When man was created and placed in Eden, a marvel of perfection and beauty, but on a different plane of being from any previous creation, and with one power possessed by none other—the power to propagate his own species, can we wonder if [R254 : page 22] Satan felt disposed to capture this wonderful creation for allies and subjects? This he did attempt, and approached as a friend who was truly interested in them, and desired their welfare, saying—Why not eat of the "tree of knowledge of good and evil," and be very wise? They said that God had charged them not to eat of it, and had cautioned them that if they ate they would die—lose life and return to the dust from whence they were taken. Ah, my dear friends, says Satan, be not deceived; God has told you an untruth; let me assure you, that you will "not surely die;" you are immortal beings and can no more die than God himself. Let me convince you that God is deceiving you, because the Lord God doth know that you would become as gods, knowing good and evil; therefore, he seeks to prevent your progress and knowledge by this threat of death. Then Satan ate and died not, and this seemed to corroborate his statements and to make God a liar. I doubt not that Satan thought he told the truth when he said man had immortality and could not die. His own experience had evidently been such as to lead him to suppose God could not withdraw life when once given. And the fact that Adam, after sinning, was shut out from fellowship and communion with God, but did not instantly die, seemed but a corroboration of Satan's own previous experience.

It was not long, however, until death made its appearance, and gave evidence that man was "mortal" (Job 4:17), proving the word of God true and Satan's statement false. We can imagine the awe and terror of the rebel angels as they saw lifeless Abel, and realized that their theories as to the endlessness of life were thus proved false. As they began to see the power of God to destroy as well as to create, they realized that the penalty against them as sinners (death) would sometime be fulfilled. That they now realize that their end is destruction, is evidenced by the words of the legion to Jesus—"We know thee....Art thou come to destroy us?"—Luke 4:34.

Though now convinced of God's power, they are still his enemies, and use their power to oppose God's plan, etc.; and they [R254 : page 23] are permitted to exercise great power, and seemingly to triumph over God's plans and people, but it is only for a time, thank God, and their power is limited; so far can they go and no further.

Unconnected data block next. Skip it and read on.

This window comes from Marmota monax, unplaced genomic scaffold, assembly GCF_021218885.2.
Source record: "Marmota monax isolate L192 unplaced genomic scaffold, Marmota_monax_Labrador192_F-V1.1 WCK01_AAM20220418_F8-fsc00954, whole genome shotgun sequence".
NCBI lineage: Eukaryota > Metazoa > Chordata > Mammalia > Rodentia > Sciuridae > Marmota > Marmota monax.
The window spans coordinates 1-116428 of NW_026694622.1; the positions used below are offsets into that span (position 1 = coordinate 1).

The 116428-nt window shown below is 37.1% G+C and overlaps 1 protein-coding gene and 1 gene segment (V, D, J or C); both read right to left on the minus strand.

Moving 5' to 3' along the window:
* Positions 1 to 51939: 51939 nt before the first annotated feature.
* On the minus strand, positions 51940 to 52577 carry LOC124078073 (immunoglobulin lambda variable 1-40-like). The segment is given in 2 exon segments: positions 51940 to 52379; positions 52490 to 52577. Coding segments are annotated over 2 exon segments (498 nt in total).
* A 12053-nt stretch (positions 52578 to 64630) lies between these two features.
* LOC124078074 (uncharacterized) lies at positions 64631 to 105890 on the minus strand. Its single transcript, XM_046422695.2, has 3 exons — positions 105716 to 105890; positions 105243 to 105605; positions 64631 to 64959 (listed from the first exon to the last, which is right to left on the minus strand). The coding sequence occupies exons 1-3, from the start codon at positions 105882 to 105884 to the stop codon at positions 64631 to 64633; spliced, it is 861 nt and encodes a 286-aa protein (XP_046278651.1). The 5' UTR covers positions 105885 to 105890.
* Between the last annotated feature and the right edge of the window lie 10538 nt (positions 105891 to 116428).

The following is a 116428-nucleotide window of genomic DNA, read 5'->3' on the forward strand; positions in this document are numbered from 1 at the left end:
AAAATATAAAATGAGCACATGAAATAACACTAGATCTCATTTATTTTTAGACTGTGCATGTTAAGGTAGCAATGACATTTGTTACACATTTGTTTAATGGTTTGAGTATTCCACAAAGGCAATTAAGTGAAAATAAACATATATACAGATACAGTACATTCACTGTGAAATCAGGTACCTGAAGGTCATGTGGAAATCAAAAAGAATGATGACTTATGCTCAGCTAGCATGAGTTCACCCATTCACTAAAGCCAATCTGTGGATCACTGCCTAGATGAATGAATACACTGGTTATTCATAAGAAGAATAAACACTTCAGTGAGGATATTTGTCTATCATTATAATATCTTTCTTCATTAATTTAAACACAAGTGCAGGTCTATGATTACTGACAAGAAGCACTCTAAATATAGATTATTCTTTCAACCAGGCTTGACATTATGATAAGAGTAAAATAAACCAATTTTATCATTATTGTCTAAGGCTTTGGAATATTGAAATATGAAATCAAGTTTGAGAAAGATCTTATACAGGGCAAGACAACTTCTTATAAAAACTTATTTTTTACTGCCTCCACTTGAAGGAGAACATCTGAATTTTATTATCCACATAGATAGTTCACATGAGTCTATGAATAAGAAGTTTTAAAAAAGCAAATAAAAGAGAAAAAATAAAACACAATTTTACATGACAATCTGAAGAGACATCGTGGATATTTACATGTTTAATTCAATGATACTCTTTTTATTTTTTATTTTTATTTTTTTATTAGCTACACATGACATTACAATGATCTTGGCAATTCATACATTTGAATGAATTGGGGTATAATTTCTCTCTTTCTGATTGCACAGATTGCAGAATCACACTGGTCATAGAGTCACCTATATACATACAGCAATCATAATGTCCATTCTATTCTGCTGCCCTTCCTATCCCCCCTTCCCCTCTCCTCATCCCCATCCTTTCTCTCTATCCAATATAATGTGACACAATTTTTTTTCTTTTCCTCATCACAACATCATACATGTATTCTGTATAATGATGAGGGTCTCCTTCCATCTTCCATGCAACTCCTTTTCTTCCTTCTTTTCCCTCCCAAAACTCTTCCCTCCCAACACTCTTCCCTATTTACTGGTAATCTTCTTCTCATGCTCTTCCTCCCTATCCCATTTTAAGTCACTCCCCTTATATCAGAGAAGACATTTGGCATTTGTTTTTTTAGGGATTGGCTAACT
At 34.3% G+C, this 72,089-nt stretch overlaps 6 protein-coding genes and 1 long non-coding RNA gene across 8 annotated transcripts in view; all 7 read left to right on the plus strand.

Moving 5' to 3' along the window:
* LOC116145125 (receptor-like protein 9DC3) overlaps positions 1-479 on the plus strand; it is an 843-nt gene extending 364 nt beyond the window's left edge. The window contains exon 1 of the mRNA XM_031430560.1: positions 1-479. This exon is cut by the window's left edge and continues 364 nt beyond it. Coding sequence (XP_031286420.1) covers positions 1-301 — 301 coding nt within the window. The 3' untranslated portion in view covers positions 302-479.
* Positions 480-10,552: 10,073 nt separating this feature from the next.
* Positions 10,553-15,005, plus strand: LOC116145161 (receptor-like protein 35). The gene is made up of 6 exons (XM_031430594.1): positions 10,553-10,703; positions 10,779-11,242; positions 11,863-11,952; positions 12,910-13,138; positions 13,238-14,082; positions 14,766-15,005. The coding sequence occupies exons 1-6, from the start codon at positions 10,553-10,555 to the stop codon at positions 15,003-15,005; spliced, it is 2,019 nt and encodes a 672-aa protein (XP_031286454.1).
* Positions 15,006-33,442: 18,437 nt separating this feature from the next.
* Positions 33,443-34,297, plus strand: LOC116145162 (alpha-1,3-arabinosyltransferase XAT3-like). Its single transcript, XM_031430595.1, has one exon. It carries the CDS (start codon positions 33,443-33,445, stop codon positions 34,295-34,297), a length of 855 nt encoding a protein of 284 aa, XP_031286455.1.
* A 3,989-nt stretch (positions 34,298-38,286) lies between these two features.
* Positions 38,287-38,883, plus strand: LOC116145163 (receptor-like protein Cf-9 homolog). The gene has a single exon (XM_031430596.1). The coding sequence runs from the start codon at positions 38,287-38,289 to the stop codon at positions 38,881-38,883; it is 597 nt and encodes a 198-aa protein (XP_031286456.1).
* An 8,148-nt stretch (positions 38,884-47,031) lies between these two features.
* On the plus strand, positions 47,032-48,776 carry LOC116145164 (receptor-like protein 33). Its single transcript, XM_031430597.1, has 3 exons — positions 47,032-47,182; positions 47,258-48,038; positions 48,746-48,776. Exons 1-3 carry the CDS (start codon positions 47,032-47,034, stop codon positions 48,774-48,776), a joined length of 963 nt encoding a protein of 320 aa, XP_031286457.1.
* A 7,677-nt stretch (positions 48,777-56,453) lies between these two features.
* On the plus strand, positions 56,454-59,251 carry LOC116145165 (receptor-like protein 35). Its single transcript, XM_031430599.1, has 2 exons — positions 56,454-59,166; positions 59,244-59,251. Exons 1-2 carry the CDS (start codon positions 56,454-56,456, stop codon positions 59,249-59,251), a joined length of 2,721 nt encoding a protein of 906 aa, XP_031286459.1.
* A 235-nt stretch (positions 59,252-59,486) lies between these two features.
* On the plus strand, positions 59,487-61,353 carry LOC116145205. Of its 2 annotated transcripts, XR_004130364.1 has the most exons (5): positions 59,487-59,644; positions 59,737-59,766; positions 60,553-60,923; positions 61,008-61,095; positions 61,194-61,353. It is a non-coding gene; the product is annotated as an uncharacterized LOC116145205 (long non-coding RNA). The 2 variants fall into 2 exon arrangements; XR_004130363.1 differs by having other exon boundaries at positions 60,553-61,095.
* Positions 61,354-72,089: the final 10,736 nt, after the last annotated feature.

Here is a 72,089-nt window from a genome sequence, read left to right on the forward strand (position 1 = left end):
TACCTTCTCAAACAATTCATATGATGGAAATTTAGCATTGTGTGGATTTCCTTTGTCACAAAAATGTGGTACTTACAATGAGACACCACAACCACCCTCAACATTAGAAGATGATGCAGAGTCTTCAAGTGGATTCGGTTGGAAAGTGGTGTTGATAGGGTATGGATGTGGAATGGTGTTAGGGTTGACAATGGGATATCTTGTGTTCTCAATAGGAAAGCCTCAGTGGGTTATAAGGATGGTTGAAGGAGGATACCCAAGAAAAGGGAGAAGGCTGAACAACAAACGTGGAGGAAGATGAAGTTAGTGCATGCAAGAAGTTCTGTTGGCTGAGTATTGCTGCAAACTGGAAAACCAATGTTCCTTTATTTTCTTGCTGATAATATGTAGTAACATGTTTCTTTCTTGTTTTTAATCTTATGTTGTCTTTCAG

The untruth which deceived in Eden—"Thou shalt not surely die"—has been the teaching of the devil through all generations since. He has taught it to all heathen peoples, and among those who are God's children—Christians—he has succeeded in getting many to believe him instead of God. But since death has come, he offsets the logical conclusions by saying that the real being is not dead; that merely the house has died, and that the being himself you cannot see, that he is immortal—indestructible. Upon this falsehood he has built up in the minds of Christian people the belief in a place of endless torment for the supposed endless being, which doctrine is a blasphemy on the character of Jehovah and a contradiction of his word, which repeatedly declares that "the wages of sin is death" (not life in torment), and "the soul (being) that sinneth, it shall die" (not live in misery).

By these doctrines and teachings Satan causes the statements of God's word to sound like mockery when it declares—"God is love"—"God so loved the world," etc. But while Satan may have supposed that he was opposing Jehovah by making the pathway which leads by Faith to glory, rugged and steep and hard to climb, yet we can see that God is still making use of evil to accomplish his plans; for the "narrow way," and careful walk and great faith are essential elements in the development of the little flock, to whom it is the Father's good pleasure to give the kingdom"—"The Christ (anointed) of God."

Every truth of God seems to be opposed with a specious error, and every error of Satan's which we receive is a hindrance to our reception of some truth of God; and likewise every word of God's truth which we get a firm hold of, repels at once the error of the enemy. Let us give the more earnest heed to the word of God "which is able to make us wise unto [R254 : page 24] salvation" (the great salvation promised to the overcomers—the Bride).